The following is a transcript of

InfOhio after Nine

As broadcast by: WCPN Ohio on 30th March 2000

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Presenter

The health concerns of some Ohioans have led to an investigation into the potential danger that may lurk in a simple glass of milk. Several researchers have tried to make the case that a particularly nasty malady called Crohn's disease is transferred to commercial milk via cows infected with a similar disease. Milk producers and the U.S. Department of Agriculture have generally dismissed this link, claiming that the pasteurization process would eliminate any sorts of disease transfer. Well, the tale of this medical debate, and the Ohio activists who are a part of it, was first told last June by writer Lisa Chamberlain in a cover story for the Cleveland FreeTimes. And now that report has been named one of the top 25 stories of last year by an organization called "Project Censored". The goal of this group is to highlight stories that the mainstream news media have not covered. Lisa Chamberlain is presently the Editor-in-chief of the FreeTimes and she joins us in Studio B. Thanks for dropping by.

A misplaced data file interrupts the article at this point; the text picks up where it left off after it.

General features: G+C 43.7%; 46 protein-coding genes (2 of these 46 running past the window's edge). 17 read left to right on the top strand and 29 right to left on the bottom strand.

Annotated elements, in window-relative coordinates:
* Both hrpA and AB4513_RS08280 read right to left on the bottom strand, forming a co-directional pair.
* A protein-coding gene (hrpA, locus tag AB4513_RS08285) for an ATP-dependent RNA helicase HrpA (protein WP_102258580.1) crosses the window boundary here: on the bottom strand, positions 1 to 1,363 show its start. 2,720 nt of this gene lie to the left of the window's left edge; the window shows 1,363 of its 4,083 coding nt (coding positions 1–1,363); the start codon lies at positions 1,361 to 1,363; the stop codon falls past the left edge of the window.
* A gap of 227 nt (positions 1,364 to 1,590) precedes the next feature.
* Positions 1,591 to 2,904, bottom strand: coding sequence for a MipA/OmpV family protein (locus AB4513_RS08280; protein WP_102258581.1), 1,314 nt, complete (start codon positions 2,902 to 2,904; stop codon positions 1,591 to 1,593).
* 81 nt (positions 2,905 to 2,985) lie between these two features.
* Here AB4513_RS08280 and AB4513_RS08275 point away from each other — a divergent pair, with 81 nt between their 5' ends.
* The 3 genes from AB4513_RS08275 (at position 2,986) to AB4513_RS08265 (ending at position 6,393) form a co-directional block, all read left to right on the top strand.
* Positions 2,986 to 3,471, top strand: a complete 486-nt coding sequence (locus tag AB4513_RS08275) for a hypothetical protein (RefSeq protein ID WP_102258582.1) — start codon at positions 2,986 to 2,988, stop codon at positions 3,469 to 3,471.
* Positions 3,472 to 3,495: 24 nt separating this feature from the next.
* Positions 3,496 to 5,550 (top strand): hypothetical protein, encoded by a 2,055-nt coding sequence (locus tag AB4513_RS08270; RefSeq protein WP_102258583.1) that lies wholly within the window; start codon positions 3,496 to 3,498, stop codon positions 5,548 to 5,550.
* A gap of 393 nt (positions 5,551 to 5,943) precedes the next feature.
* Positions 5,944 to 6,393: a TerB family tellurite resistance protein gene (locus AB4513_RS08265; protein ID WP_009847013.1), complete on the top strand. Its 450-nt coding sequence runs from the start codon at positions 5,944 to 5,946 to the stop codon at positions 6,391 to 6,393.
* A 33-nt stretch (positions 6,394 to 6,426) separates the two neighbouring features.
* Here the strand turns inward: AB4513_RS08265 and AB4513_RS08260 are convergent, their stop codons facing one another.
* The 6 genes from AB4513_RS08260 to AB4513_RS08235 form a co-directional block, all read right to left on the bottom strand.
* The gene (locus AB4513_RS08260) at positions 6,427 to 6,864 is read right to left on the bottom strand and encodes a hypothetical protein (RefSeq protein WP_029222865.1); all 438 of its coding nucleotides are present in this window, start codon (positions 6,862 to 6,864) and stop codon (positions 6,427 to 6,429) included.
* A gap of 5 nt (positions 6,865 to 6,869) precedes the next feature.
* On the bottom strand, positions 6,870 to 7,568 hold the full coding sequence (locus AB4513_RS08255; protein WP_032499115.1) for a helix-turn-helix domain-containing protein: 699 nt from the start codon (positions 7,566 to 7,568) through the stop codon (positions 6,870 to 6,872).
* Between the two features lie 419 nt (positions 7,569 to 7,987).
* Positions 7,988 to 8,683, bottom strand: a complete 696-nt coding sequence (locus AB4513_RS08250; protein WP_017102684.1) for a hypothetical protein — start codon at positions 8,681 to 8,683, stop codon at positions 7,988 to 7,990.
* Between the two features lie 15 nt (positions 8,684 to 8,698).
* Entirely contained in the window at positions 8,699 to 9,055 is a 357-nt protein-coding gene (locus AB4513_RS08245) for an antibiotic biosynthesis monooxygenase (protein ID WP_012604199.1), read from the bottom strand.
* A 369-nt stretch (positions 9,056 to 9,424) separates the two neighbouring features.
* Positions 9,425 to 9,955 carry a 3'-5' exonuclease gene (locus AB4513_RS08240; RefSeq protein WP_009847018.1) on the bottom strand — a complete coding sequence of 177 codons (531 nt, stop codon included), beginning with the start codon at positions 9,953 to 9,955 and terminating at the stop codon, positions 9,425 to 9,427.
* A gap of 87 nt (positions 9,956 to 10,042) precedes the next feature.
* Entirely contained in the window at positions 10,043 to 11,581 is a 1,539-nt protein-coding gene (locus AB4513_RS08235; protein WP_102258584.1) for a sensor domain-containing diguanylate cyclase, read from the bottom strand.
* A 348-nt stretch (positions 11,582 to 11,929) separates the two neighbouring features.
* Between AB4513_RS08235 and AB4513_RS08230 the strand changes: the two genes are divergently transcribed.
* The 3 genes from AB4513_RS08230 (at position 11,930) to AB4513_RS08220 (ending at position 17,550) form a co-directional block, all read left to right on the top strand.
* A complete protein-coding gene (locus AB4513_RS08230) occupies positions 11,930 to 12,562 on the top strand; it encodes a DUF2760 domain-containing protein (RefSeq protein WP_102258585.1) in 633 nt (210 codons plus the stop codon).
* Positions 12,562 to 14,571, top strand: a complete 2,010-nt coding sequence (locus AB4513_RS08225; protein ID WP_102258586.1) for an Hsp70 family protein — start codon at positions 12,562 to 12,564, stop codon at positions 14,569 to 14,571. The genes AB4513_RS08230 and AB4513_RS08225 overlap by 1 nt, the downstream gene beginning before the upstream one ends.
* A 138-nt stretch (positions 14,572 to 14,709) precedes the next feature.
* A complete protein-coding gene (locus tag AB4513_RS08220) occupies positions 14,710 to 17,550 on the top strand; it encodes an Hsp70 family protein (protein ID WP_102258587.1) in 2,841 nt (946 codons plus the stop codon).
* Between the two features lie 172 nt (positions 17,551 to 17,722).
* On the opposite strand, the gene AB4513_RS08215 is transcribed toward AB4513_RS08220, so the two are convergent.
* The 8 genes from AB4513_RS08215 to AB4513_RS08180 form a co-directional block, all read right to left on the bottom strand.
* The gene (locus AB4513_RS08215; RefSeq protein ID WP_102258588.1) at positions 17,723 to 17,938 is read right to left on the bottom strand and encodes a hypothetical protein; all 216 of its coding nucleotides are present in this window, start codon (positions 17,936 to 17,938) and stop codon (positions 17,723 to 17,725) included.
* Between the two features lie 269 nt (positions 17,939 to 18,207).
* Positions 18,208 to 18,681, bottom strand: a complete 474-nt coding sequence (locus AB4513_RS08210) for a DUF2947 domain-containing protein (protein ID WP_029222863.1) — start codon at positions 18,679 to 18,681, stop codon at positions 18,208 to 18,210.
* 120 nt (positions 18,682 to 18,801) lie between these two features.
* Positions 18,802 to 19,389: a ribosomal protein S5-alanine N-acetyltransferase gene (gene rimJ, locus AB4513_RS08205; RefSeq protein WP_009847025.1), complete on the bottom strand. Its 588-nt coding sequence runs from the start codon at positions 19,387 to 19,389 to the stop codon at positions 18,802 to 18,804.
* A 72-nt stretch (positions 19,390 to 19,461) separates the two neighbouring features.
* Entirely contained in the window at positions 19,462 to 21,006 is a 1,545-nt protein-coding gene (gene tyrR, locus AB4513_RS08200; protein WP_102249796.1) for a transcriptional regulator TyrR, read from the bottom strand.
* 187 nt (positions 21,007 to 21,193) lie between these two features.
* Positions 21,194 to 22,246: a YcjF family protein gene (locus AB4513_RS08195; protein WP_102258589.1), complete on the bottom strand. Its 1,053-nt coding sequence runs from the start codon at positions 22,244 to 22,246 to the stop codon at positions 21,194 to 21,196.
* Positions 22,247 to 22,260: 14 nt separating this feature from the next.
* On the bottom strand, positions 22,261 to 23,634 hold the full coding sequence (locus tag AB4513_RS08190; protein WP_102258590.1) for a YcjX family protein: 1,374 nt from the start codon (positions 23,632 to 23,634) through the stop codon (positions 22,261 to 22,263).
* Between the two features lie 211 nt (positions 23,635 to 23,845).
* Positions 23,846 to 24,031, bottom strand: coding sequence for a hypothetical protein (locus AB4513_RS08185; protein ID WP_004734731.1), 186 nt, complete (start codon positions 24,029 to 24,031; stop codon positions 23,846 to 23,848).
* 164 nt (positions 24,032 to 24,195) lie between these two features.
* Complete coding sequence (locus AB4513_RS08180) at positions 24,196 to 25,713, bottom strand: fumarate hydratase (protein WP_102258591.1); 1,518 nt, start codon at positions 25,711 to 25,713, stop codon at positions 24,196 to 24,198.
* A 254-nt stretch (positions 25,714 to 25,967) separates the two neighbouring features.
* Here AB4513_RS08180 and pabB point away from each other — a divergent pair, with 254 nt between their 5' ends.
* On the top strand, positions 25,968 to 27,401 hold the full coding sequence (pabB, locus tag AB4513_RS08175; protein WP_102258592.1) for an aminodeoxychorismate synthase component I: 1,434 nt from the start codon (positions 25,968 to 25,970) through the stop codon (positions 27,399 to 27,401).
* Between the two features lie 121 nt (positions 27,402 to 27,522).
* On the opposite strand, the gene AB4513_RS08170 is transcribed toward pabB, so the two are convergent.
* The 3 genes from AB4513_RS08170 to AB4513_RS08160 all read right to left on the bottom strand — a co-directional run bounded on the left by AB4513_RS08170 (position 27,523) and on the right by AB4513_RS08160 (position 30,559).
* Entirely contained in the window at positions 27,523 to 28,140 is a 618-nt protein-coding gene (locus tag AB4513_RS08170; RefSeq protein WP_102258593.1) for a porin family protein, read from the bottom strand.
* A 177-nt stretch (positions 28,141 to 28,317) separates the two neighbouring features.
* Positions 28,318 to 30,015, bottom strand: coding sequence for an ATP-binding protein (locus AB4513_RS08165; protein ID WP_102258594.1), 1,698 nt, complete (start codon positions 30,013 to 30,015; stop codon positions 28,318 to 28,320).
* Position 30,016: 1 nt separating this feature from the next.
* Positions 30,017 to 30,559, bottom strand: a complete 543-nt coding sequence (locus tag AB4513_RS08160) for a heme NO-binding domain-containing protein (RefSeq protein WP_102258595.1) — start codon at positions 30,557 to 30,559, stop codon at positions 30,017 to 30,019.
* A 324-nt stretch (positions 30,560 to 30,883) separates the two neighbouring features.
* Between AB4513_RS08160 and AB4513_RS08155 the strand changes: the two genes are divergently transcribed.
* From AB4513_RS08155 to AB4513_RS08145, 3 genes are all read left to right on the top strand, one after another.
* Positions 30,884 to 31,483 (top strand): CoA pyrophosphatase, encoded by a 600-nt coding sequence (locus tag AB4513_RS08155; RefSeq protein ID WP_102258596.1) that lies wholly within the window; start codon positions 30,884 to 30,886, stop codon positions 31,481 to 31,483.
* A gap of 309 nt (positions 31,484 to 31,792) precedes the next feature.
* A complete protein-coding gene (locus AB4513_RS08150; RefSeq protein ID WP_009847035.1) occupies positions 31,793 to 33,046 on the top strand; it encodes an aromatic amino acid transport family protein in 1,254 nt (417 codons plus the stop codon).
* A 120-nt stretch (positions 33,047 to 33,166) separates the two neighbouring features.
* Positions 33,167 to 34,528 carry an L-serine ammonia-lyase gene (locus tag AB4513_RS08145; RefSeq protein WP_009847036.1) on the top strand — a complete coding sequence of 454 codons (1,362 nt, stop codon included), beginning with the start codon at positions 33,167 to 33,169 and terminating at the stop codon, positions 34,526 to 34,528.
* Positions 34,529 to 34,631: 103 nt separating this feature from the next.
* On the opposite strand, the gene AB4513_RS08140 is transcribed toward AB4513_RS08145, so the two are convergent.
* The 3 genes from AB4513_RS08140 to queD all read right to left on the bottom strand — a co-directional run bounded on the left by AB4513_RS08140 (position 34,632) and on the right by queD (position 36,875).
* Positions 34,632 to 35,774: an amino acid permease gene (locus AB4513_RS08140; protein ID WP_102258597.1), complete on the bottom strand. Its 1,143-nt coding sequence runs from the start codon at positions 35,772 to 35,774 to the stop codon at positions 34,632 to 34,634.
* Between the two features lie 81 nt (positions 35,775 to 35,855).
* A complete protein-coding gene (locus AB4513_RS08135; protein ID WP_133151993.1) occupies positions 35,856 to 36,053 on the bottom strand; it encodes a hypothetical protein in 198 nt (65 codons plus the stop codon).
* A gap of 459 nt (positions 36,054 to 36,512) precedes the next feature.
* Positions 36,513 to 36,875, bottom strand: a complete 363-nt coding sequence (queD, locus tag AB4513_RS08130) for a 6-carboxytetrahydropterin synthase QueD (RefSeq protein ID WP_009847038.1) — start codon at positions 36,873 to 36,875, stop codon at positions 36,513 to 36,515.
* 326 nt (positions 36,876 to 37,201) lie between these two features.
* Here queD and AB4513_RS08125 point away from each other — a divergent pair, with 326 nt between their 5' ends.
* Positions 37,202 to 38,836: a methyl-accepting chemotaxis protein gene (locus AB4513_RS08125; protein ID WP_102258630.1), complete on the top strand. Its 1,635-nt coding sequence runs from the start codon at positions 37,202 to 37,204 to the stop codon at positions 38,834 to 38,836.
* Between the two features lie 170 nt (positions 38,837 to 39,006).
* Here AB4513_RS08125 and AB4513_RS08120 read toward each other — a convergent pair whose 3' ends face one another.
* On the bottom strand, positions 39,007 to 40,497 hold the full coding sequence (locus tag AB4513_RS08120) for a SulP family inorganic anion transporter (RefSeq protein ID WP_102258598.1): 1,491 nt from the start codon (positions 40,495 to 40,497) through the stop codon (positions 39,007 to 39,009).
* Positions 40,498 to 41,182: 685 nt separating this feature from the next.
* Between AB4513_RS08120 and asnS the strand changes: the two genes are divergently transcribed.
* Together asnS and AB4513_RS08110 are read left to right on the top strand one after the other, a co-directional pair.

Lisa Chamberlain

It's a pleasure to be here.

Presenter

Now this is a very complicated story. Let's start off with how you first came to know about it.

Lisa Chamberlain

I first learned about this story when I was working for Congressman Dennis Kucinich and I was his health aide, among covering other issues for him. And, one of his constituents came into the office, armed with folders of material, information that had to do with this disease, Crohn's disease, which is a gastrointestinal disorder, for which there is no known cure.

Presenter

This is also a very unpleasant story due to the symptoms. Can we talk about that a little bit?

Lisa Chamberlain

Yes, it is a very debilitating disease, the symptoms are very unpleasant and so a lot of times you don't know .... a lot of listeners probably know people who have Crohn's disease and don't know it because they don't talk about it. Excessive diarrhea, severe weight loss, a lot of time surgery is needed to remove parts of the intestine .... it's a very serious disease.

Presenter

And the scientists whose research you cite have indicated that they have had a hard time getting the funding to prove their point.

Lisa Chamberlain

That's right. For probably two decades now, scientists have been looking into this link between this bacteria that infects cows and the milk products that we get from them. They've been researching this for, like I said, about two decades, and have been unable to secure the necessary funding to see, you know, if this theory has legs.

Presenter

The scientists that you cite would argue that the pasteurization process does not deal with this disease.

Lisa Chamberlain